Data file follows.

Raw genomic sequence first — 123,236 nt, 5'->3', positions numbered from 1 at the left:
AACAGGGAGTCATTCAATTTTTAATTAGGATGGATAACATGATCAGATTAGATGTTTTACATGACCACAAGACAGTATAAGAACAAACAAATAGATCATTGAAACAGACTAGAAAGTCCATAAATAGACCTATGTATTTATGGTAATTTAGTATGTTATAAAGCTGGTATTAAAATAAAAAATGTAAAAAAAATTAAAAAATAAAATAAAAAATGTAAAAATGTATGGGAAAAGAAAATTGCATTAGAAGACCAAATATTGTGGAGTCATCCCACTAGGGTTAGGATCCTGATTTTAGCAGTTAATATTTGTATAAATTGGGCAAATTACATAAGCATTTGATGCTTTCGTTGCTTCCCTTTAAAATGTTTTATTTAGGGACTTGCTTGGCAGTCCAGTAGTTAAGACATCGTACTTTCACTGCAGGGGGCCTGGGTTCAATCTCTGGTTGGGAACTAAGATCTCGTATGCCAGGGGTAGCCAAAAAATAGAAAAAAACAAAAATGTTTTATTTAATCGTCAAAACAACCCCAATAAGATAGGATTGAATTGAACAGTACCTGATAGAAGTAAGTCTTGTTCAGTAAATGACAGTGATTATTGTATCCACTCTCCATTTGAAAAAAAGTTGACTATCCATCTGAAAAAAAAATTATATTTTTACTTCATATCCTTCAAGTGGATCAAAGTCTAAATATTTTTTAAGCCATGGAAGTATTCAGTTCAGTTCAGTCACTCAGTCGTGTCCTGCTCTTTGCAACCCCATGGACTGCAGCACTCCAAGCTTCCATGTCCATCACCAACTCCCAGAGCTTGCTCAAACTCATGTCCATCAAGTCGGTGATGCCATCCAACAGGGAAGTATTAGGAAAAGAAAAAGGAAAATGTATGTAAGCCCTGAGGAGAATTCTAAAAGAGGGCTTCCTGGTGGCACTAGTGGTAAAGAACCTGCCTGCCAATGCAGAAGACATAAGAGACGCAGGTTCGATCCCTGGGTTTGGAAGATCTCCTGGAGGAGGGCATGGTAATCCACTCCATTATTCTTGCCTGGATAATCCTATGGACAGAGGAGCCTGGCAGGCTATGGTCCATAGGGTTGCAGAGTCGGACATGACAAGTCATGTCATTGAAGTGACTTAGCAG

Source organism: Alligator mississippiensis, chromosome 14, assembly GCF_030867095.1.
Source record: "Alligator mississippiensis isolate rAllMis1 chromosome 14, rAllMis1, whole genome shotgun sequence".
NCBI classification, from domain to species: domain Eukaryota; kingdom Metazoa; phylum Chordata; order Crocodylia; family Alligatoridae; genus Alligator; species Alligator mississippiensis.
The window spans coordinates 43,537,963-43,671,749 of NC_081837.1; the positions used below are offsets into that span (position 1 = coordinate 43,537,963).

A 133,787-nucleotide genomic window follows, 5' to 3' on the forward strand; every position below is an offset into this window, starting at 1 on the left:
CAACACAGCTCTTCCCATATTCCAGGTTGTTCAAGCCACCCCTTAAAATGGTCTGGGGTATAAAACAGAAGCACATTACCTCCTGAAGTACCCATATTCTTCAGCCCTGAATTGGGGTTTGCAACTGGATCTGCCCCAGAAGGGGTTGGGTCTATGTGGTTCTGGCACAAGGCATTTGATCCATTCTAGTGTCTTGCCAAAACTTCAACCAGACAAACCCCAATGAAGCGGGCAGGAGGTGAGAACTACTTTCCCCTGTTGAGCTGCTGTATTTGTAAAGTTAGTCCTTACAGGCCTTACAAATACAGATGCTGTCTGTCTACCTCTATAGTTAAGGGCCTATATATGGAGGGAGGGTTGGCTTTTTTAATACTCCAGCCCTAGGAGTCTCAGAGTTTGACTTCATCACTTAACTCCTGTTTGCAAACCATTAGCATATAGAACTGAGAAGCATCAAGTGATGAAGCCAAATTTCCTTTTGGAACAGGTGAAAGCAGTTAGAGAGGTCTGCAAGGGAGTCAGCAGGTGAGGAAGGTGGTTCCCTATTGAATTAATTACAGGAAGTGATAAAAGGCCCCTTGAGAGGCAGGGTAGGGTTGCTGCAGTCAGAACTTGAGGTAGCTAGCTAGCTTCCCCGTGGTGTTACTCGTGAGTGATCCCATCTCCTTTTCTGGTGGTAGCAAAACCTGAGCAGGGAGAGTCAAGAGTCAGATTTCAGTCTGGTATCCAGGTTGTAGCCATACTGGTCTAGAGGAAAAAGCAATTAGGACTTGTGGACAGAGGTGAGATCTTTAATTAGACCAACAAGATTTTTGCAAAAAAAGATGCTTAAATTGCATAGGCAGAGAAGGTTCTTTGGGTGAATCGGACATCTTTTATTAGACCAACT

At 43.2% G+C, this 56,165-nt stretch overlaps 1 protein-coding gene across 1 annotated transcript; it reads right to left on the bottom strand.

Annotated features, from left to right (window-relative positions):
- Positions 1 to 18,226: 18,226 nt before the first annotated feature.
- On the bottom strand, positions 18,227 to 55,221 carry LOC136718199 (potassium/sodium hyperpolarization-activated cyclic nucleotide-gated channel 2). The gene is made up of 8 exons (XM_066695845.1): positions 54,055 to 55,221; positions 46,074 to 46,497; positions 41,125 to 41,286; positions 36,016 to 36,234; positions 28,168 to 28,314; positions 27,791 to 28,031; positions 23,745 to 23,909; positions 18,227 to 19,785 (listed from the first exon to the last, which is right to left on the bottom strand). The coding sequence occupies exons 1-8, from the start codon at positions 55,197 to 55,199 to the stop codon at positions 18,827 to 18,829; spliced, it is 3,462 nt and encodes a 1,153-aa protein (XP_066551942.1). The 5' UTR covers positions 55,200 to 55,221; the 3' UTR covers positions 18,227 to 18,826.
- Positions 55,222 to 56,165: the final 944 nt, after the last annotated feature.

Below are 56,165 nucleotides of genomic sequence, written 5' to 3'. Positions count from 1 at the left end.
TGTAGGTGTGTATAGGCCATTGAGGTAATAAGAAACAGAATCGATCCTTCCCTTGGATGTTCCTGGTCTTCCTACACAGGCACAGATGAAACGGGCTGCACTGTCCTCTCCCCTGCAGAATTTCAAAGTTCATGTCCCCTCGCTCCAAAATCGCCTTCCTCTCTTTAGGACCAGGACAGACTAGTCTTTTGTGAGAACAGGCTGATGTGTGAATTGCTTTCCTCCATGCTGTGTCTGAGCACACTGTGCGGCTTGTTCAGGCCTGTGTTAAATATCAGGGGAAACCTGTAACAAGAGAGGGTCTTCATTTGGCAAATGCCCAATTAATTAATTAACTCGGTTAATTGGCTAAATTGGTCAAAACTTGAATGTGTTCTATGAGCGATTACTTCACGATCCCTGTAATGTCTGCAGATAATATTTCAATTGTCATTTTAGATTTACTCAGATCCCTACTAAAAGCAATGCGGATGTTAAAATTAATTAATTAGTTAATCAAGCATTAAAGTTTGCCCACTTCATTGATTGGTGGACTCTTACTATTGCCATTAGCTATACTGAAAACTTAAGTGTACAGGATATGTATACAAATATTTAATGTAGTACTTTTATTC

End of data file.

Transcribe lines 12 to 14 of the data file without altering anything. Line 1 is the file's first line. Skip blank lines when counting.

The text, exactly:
- On the bottom strand, positions 18,227 to 55,221 carry LOC136718199 (potassium/sodium hyperpolarization-activated cyclic nucleotide-gated channel 2). The gene is made up of 8 exons (XM_066695845.1): positions 54,055 to 55,221; positions 46,074 to 46,497; positions 41,125 to 41,286; positions 36,016 to 36,234; positions 28,168 to 28,314; positions 27,791 to 28,031; positions 23,745 to 23,909; positions 18,227 to 19,785 (listed from the first exon to the last, which is right to left on the bottom strand). The coding sequence occupies exons 1-8, from the start codon at positions 55,197 to 55,199 to the stop codon at positions 18,827 to 18,829; spliced, it is 3,462 nt and encodes a 1,153-aa protein (XP_066551942.1). The 5' UTR covers positions 55,200 to 55,221; the 3' UTR covers positions 18,227 to 18,826.
- Positions 55,222 to 56,165: the final 944 nt, after the last annotated feature.

Below are 56,165 nucleotides of genomic sequence, written 5' to 3'. Positions count from 1 at the left end.